Jo Reed: And are you requiring vaccinations for audience members?
Paul Tetreault: We are. We just announced last week, following in the steps of Broadway, and following in the steps of all of our colleagues in the DMV region, we will be requiring vaccinations for all patrons, or a negative COVID test for those who either are unable to get vaccinated, or young people under 12 years old.
Jo Reed: And, Sue, Come From Away, as you said, it's going to reopen on Broadway after quite some time, and when are you reopening?
Sue Frost: Our first performance on Broadway will be September 21st, and then our tour will reopen in Memphis on October 5th. So we're very excited about that.
Jo Reed: All right. First Sue, and then Paul: What are you most looking forward to on September 10th? What moment?
Sue Frost: Oh, when that bodhran starts, and thousands of people are there to listen to that heartbeat of the show. And I think it's going to be extraordinary.
Jo Reed: And, Paul, for you?
Paul Tetreault: Yeah, I'm sorry. I hate to be boring, but I have to agree with Sue. There is so much going into this one, simple concert. But I say "one simple concert" from the audience perspective, but the details and the amount of work that has gone into it from the Ford's team, and from the New York team, has really been extraordinary. So, for me, I will take a deep breath when the performance starts, I think I will be able to say, "We've made it, it's here," and I will actually be able to relax and just let that show wash over me, as I know it will, and really enjoy it.
Jo Reed: I've always loved the title Come From Away. Sue, can you just explain, in case it needs explanation, what it means?
Sue Frost: Oh, sure, because it's not a title that everybody understands. Newfoundlanders call people who are not from Newfoundland come-from-aways. That's exactly what it is. And so this story is about 7,000 come-from-aways who descended on this tiny town. And the mayor at the time, Claude Elliott, who is featured in our show and has become a dear friend to all of us, he says, "You know, on September 12th, we had 7,000 strangers who became friends, and when they left, they were family."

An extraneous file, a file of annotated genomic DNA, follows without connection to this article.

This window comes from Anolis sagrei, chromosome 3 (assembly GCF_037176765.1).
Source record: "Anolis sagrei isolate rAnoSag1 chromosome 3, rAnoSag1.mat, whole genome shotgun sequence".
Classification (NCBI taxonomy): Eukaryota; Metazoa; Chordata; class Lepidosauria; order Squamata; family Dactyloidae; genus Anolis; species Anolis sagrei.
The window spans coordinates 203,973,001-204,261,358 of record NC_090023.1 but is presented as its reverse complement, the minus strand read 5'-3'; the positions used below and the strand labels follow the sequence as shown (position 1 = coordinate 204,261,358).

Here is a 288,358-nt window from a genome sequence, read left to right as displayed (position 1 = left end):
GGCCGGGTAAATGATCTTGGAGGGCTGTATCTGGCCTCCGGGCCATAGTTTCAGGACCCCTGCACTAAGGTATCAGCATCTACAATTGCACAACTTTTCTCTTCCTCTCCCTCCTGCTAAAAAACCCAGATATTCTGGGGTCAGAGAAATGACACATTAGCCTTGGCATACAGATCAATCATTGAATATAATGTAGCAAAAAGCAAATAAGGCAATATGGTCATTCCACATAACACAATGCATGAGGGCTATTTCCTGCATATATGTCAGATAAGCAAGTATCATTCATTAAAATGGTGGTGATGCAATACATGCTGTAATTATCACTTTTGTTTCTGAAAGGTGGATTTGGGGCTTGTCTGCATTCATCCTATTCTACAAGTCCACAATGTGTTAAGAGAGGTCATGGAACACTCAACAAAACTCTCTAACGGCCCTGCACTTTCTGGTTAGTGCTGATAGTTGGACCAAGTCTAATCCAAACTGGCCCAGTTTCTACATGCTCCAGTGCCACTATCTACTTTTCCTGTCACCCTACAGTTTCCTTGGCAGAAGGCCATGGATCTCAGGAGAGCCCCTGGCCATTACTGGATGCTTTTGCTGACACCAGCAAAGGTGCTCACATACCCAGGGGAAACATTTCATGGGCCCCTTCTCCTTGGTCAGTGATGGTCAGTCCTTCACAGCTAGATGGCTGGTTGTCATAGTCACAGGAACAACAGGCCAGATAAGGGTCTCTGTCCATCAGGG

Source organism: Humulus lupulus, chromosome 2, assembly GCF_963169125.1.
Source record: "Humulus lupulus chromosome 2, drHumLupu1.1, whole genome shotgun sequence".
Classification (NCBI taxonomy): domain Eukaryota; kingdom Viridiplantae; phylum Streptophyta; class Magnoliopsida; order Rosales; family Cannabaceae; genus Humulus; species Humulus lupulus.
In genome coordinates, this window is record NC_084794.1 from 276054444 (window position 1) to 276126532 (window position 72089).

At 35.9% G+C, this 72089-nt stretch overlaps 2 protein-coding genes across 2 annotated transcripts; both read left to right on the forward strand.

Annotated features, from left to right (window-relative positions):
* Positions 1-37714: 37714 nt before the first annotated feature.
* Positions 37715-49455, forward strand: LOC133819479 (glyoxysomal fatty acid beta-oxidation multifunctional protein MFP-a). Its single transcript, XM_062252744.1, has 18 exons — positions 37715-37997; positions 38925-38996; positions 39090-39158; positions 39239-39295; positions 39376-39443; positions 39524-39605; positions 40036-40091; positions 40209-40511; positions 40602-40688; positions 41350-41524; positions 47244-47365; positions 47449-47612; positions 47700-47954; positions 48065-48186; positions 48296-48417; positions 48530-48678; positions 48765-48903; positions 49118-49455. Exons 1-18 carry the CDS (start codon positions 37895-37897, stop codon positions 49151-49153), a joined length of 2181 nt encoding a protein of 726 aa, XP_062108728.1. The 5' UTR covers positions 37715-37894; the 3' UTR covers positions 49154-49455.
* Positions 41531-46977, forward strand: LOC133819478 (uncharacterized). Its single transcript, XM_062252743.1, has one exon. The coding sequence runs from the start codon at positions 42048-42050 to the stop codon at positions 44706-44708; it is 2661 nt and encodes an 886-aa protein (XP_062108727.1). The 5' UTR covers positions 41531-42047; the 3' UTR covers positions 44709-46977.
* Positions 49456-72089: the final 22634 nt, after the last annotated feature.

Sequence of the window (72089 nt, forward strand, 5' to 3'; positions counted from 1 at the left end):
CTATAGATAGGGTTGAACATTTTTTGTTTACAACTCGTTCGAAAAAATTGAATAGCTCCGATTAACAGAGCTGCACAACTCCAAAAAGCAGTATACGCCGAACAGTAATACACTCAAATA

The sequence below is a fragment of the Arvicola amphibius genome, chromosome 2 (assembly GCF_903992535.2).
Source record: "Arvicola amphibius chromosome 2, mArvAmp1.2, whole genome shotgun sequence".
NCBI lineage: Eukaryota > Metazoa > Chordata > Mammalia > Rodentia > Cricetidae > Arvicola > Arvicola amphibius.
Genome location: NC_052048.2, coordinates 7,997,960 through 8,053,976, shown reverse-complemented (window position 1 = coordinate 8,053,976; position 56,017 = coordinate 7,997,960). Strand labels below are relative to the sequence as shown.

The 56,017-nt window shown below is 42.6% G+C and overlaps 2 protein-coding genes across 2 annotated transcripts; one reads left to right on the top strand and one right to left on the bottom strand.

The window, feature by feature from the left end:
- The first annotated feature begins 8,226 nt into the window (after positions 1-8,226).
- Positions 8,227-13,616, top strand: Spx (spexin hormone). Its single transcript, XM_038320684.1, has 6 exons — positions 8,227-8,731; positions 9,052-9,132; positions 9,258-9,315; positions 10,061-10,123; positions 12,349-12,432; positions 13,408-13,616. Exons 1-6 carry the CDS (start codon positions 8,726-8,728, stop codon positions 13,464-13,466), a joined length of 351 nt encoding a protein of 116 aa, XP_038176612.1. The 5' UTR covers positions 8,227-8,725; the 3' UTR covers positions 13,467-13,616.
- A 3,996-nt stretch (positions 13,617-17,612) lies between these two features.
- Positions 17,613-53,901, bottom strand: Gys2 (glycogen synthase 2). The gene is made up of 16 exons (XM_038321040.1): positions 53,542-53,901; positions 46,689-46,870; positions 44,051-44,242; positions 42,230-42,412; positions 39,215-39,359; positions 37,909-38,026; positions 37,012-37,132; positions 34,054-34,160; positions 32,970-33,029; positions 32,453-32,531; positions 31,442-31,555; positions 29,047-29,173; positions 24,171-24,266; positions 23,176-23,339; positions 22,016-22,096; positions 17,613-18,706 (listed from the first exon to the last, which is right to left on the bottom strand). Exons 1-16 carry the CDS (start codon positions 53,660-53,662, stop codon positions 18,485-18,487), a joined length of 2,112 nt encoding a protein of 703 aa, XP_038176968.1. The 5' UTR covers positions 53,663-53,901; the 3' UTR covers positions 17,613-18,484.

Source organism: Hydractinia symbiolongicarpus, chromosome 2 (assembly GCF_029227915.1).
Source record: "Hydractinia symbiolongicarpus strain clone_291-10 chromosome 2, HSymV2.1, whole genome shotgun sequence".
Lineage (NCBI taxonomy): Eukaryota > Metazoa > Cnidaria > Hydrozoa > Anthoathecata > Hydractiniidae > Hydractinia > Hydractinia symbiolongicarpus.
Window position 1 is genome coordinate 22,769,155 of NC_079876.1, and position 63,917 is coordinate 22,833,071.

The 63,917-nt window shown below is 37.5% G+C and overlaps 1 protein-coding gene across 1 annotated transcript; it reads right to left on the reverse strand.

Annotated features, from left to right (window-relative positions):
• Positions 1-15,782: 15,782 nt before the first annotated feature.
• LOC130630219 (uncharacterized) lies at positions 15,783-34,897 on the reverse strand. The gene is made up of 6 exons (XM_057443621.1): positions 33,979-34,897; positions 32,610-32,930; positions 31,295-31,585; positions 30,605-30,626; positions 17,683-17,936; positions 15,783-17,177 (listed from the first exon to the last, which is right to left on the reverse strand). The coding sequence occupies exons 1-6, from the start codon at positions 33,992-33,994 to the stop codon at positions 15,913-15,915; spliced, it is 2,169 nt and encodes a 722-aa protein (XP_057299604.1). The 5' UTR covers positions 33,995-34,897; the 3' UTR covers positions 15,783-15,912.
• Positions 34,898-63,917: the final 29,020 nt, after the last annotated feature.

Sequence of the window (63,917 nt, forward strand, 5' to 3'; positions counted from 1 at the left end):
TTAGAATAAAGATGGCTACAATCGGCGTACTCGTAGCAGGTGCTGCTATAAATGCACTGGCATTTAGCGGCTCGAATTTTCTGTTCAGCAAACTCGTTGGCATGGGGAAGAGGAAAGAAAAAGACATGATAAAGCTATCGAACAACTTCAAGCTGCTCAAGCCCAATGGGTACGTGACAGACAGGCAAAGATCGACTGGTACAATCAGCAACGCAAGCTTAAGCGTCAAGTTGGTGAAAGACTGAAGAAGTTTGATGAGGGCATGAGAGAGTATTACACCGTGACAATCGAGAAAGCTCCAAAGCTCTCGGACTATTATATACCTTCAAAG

Jo Reed: I think that is a great place just to end it. Thank you so much, Sue. Thank you so much, Paul.
Sue Frost: Thank you. It's been a pleasure to chat with you.
Jo Reed: I am very much looking forward to September 10th.
Sue Frost: It's going to be fun. It's going to be fun.
Paul Tetreault: Don't miss it.
Jo Reed: I'm not. I would not miss this for the world.
Sue Frost: Oh, boy. I'm looking forward to seeing you there.
Jo Reed: Yeah, me, too.
Paul Tetreault: Looking forward to meeting you, Jo.
That was Sue Frost from Junkyard Dog Productions—the lead producers of Come From Away and Paul Tetreault—director of Ford’s Theater. Once again, you can see Come From Away: In Concert at the Lincoln Memorial on September 10 at 6:00 p.m. Supported in part by the National Endowment for the Arts, this free non-ticketed event will presented rain or shine.
You heard excerpts of Come From Away from the original cast album.
You’ve been listening to Art Works produced at the National Endowment for the Arts. I’m Josephine Reed, stay safe and thanks for listening.
In Washington, DC, the evening of September 10 promises to be momentous: at 6 pm ET, Ford’s Theatre is presenting Come From Away: In Concert at the Lincoln Memorial. It’s hard to think of a more appropriate play than Come From Away to mark this occasion. The Tony and Olivier Award-winning musical was inspired by the aftermath of 9/11, when a small town in Canada welcomed some 7,000 people whose flights had been diverted when the U.S. airspace was closed. Supported in part by the National Endowment for the Arts, the free non-ticketed concert is the brainchild of Sue Frost of Junkyard Dog Productions, the lead producers of Come From Away, and Paul Tetreault, director of Ford's Theatre. In this music-filled podcast, Frost and Tetreault talk about the origins of the play Come From Away, its inspiring story and glorious music, their hopes for the concert, and the power of art to give voice to tragedy and to shine light on possibility. We also discuss the significance of the return of live performance for Ford’s Theatre, for Come From Away, and for theaters across the country.